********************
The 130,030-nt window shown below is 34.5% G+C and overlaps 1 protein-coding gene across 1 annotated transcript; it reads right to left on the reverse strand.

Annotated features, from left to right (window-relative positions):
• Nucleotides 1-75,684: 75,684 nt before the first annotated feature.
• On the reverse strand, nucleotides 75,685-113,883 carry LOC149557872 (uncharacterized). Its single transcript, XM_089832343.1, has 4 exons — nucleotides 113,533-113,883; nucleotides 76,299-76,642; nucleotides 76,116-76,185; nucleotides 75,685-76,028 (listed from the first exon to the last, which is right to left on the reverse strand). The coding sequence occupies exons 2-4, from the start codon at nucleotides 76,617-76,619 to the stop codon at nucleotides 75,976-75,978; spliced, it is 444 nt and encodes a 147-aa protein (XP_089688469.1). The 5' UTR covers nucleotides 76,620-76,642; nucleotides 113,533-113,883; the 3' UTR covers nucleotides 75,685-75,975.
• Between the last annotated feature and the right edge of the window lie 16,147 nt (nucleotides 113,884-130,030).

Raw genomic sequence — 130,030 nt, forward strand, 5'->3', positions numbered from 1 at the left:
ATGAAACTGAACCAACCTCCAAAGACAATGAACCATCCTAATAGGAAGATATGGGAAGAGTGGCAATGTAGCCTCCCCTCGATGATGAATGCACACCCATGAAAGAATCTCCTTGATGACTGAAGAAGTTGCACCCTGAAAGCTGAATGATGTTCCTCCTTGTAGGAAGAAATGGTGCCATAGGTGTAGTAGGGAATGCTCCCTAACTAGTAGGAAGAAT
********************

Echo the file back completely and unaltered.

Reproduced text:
The 130,030-nt window shown below is 34.5% G+C and overlaps 1 protein-coding gene across 1 annotated transcript; it reads right to left on the reverse strand.

Annotated features, from left to right (window-relative positions):
• Nucleotides 1-75,684: 75,684 nt before the first annotated feature.
• On the reverse strand, nucleotides 75,685-113,883 carry LOC149557872 (uncharacterized). Its single transcript, XM_089832343.1, has 4 exons — nucleotides 113,533-113,883; nucleotides 76,299-76,642; nucleotides 76,116-76,185; nucleotides 75,685-76,028 (listed from the first exon to the last, which is right to left on the reverse strand). The coding sequence occupies exons 2-4, from the start codon at nucleotides 76,617-76,619 to the stop codon at nucleotides 75,976-75,978; spliced, it is 444 nt and encodes a 147-aa protein (XP_089688469.1). The 5' UTR covers nucleotides 76,620-76,642; nucleotides 113,533-113,883; the 3' UTR covers nucleotides 75,685-75,975.
• Between the last annotated feature and the right edge of the window lie 16,147 nt (nucleotides 113,884-130,030).

Raw genomic sequence — 130,030 nt, forward strand, 5'->3', positions numbered from 1 at the left:
ATGAAACTGAACCAACCTCCAAAGACAATGAACCATCCTAATAGGAAGATATGGGAAGAGTGGCAATGTAGCCTCCCCTCGATGATGAATGCACACCCATGAAAGAATCTCCTTGATGACTGAAGAAGTTGCACCCTGAAAGCTGAATGATGTTCCTCCTTGTAGGAAGAAATGGTGCCATAGGTGTAGTAGGGAATGCTCCCTAACTAGTAGGAAGAAT